As Christians we have a responsibility to be aware of the problems in our society. It is not our place to judge those who are in difficulty but to approach their problems as Christ would have done. As Christian doctors we are not immune from relationship problems ourselves and perhaps even more prone as we take on others burdens.

As Christians in the UK have begun to pray about the dire situation within families things have started to happen. Some towns and cities have set up Community Family Trusts, charitable organisations that work with registrars, religious organisations, health services, education authorities and debt services in order to provide simple relationship education.(6) Communication in relationships is vital as communication problems invariably lie at the heart of most of society's difficulties.

Community Family Trusts are in their infancy in the UK but already there are glimmers of hope. Marriage preparation classes are being set up and relationship education is starting to be seen in our schools. Trusts are bringing Christians together from different denominations, and hence churches are coming together as they look to ways of promoting marriage in their communities. The benefit is not just for Christians; non-Christians are being drawn in too. Hopefully as they see marriage working they will start to see something of Christ himself. It is a small step forward to solving a huge problem but there is hope of seeing a positive change in our society.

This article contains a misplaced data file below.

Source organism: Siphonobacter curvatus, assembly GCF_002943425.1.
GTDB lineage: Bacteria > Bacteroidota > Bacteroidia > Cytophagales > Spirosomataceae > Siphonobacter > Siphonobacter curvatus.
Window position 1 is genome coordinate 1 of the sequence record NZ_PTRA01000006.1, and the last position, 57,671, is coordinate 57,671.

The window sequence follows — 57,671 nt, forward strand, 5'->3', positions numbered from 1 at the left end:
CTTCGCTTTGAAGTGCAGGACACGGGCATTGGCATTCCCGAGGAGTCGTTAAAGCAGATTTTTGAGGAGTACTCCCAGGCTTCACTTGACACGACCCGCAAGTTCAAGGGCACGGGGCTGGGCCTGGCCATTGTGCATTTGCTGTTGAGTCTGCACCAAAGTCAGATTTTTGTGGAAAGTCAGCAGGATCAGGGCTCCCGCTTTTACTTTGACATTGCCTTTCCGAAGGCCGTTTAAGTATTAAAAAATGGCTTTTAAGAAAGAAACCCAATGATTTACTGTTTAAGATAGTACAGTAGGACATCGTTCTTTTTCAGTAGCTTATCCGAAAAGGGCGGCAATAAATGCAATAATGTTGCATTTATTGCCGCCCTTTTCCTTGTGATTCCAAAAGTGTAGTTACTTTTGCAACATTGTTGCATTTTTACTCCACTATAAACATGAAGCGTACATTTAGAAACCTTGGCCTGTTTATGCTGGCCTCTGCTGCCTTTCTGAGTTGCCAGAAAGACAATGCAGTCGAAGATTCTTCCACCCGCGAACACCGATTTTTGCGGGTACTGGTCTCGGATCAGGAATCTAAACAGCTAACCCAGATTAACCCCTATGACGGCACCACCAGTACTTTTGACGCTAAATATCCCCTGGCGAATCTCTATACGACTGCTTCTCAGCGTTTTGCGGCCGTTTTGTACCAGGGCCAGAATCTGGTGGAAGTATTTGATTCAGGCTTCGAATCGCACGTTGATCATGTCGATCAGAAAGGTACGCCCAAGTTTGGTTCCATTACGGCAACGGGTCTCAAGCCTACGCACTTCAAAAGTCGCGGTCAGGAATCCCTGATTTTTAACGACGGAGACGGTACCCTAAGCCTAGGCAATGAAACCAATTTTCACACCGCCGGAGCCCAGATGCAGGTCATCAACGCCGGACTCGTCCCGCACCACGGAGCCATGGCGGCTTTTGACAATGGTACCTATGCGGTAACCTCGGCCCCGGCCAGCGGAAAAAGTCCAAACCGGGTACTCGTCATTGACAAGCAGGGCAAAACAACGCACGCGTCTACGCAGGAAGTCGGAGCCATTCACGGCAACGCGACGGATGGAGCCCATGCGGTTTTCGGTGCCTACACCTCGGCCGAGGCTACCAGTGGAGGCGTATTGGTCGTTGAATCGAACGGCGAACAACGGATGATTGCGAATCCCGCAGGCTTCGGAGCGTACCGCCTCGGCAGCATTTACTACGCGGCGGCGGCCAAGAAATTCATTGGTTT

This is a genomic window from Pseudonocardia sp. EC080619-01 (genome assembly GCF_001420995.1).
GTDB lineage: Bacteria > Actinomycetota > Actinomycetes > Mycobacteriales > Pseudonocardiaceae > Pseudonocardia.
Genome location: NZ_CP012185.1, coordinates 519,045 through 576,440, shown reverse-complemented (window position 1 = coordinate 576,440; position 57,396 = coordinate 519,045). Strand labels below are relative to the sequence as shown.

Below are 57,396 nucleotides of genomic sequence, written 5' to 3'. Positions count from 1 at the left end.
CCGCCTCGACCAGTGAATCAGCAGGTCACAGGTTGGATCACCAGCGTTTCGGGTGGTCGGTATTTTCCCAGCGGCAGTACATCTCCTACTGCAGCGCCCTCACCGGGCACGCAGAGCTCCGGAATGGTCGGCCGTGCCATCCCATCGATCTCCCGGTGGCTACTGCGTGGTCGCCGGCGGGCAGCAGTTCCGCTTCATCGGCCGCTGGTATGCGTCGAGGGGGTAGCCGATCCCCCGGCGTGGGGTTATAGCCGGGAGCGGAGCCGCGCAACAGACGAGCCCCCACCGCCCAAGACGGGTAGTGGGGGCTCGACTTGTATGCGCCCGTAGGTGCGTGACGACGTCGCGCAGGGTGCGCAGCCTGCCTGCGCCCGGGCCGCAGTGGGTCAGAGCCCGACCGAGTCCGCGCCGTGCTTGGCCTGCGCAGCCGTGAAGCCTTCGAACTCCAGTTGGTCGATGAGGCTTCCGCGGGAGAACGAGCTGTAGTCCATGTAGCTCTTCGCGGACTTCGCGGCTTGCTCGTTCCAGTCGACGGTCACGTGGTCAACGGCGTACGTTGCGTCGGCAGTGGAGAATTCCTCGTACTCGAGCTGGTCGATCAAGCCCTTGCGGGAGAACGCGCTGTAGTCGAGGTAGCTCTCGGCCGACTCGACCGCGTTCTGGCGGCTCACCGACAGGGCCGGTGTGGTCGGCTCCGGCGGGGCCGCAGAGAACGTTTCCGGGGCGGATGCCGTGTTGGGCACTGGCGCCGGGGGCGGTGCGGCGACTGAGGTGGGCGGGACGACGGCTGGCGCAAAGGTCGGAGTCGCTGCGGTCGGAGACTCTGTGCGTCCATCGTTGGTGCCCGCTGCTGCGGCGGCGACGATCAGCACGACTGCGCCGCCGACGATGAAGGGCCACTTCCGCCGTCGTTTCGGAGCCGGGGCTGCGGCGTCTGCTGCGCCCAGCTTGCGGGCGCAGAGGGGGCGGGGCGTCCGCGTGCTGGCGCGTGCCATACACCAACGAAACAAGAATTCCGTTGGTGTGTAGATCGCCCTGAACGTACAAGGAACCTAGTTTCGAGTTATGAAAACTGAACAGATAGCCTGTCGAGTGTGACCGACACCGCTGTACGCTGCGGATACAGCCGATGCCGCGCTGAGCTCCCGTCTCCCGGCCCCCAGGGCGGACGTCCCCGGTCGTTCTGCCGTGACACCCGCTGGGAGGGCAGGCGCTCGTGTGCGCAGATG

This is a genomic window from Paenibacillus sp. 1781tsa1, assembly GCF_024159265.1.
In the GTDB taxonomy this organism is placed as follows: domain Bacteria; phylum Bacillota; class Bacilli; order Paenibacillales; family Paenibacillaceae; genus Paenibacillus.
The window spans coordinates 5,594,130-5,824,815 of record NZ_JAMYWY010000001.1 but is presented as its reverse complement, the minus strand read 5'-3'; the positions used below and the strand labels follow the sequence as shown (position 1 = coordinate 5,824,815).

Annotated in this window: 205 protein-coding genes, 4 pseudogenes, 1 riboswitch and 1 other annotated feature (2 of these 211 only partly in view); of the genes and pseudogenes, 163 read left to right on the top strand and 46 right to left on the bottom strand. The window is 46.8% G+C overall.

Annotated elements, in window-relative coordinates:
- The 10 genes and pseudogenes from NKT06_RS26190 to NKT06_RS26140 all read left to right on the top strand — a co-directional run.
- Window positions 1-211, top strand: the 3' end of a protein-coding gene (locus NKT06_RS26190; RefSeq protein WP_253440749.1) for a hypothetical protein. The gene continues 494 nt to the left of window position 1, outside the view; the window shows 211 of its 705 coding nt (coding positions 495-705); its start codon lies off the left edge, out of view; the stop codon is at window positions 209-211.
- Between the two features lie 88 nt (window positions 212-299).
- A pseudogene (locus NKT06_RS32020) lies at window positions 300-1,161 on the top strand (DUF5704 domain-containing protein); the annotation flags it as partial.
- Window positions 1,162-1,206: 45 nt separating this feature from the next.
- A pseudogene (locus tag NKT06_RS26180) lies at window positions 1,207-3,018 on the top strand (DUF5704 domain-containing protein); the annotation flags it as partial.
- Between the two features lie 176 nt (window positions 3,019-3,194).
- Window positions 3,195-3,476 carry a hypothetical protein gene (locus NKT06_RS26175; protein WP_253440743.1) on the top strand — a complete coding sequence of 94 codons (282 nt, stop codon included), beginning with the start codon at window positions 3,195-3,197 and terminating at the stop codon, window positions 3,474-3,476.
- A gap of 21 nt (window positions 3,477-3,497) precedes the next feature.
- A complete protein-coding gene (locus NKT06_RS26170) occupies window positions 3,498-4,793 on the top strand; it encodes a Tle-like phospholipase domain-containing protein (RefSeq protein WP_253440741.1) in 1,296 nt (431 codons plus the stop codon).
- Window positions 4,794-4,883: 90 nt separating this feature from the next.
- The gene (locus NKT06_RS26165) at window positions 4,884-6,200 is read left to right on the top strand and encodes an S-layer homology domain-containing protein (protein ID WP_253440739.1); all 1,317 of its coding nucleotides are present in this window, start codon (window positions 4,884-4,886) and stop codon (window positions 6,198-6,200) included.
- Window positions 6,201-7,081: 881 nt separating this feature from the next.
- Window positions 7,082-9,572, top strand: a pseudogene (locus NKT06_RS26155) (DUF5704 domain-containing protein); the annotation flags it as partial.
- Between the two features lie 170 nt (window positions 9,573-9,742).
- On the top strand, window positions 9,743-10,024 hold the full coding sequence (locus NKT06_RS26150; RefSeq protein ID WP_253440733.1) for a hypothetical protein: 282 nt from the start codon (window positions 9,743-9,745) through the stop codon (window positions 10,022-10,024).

Health benefits of marriage

  • 52% of co-habiting parents have split by the time their children are five, but 92% of married parents are still together.(7)
  • 70% of children born to married parents expect to spend their entire childhood with both natural parents, but only 36% of children born to cohabiting parents do.(8)
  • Divorced or co-habiting men aged 20-60 have 70%-100% higher mortality rates than married men. For women the figures are 35%-58%.(9) (10)
  • Sudden Infant Death Syndrome (SIDS) is three times more common in cohabiting mothers than in married mothers, and seven times more common in single mothers than married mothers.(11)
  • Child abuse is six times more common in stepfamilies, 33 times if mother has a live-in boyfriend, and 20 times when both biological parents cohabit.(12)
  • Divorced fathers misuse more drugs and have more unsafe sex.(13)
  • Divorced young people are twice as likely to drink more alcohol.(14)
  • Married men earn 30-40% more than divorced men over a lifetime.(15)
  • 69% of single mothers live in the bottom 40% of household income, compared with only 34% of married couples with children.(16)